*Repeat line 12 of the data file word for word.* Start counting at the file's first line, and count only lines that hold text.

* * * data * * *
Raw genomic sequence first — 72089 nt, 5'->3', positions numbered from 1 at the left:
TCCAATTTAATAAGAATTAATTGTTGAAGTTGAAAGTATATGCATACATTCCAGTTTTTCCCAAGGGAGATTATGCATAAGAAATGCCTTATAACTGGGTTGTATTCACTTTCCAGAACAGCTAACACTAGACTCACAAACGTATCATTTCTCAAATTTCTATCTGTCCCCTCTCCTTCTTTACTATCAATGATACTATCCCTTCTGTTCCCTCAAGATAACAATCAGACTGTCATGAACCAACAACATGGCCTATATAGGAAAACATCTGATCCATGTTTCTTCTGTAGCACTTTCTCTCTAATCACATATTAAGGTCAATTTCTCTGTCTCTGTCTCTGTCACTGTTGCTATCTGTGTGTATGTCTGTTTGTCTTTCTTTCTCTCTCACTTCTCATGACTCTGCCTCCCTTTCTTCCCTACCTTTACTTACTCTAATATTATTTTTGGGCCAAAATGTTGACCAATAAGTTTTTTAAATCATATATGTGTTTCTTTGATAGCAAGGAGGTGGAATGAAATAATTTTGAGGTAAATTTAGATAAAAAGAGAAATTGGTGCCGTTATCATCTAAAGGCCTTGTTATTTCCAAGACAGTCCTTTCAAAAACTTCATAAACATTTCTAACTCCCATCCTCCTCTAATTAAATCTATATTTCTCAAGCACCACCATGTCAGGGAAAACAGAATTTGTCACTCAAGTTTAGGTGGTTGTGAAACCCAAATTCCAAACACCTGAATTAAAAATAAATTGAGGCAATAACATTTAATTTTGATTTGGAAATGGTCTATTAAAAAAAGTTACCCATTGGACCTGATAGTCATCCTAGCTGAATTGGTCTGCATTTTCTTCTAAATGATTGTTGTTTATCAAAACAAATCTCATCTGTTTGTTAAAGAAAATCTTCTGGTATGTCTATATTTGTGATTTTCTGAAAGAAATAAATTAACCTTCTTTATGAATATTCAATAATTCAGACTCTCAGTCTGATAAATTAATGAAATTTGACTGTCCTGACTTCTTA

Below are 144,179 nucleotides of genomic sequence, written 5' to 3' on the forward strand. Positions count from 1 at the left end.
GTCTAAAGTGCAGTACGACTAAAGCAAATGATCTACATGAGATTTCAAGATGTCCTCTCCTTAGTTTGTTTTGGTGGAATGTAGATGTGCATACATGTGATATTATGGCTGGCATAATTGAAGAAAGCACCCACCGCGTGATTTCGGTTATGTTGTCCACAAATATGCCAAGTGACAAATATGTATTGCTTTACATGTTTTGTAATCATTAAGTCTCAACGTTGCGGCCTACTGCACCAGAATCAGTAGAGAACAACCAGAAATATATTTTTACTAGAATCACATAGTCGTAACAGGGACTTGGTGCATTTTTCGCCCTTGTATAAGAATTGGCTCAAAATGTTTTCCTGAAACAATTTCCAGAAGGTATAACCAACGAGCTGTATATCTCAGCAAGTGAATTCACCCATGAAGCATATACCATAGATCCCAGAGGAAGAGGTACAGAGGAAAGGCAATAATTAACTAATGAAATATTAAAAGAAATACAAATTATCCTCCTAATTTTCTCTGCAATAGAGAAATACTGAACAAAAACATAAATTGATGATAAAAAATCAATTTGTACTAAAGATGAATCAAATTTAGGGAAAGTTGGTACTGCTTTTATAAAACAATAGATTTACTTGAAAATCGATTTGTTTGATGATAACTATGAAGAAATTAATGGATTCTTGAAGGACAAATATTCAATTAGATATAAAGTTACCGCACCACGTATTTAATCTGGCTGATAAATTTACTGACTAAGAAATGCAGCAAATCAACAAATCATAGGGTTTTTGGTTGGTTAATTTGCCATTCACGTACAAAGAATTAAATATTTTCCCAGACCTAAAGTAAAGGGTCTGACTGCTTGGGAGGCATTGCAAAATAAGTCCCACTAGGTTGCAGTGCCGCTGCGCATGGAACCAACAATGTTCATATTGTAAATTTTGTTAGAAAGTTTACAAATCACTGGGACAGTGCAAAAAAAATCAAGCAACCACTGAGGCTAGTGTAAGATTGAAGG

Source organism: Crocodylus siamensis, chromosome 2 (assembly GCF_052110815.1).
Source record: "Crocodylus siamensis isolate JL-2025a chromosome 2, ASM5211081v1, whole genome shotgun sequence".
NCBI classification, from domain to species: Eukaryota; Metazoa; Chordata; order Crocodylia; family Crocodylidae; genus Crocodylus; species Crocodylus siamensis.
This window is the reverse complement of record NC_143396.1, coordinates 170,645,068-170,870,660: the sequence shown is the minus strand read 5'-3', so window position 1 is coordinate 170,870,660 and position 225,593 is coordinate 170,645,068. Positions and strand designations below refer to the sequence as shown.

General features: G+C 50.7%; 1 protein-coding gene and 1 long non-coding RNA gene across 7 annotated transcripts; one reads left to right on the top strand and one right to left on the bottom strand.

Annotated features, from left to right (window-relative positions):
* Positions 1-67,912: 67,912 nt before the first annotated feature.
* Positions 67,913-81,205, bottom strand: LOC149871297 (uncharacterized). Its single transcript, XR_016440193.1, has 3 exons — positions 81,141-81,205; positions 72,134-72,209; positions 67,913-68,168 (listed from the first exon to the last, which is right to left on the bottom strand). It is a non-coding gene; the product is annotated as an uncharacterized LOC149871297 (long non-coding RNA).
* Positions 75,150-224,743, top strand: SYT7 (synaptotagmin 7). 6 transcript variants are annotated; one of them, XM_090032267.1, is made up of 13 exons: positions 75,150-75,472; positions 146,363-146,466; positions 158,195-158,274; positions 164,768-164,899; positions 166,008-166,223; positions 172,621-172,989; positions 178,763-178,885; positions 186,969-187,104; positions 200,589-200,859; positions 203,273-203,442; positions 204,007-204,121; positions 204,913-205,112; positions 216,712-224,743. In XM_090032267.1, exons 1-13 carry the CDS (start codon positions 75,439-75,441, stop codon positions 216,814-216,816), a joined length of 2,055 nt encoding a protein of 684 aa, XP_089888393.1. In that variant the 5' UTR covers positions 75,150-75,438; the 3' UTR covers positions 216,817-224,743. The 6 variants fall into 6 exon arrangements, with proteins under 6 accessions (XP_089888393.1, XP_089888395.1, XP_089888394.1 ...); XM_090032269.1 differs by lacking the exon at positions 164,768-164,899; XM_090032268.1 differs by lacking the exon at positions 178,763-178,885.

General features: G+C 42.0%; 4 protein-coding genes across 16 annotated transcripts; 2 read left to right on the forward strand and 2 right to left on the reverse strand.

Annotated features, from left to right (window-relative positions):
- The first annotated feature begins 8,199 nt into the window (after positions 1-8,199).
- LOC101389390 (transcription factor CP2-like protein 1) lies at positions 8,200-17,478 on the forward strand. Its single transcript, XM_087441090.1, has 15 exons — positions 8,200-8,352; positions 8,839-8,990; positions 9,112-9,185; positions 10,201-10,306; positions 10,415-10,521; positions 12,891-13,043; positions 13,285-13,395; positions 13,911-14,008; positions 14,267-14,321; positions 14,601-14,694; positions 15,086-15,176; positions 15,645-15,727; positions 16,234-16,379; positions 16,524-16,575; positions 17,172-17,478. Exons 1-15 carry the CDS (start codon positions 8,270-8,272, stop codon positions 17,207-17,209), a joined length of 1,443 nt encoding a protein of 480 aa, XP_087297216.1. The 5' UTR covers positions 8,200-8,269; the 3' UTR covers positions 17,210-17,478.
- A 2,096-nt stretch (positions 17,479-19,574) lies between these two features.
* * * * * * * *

* Positions 67,913-81,205, bottom strand: LOC149871297 (uncharacterized). Its single transcript, XR_016440193.1, has 3 exons — positions 81,141-81,205; positions 72,134-72,209; positions 67,913-68,168 (listed from the first exon to the last, which is right to left on the bottom strand). It is a non-coding gene; the product is annotated as an uncharacterized LOC149871297 (long non-coding RNA).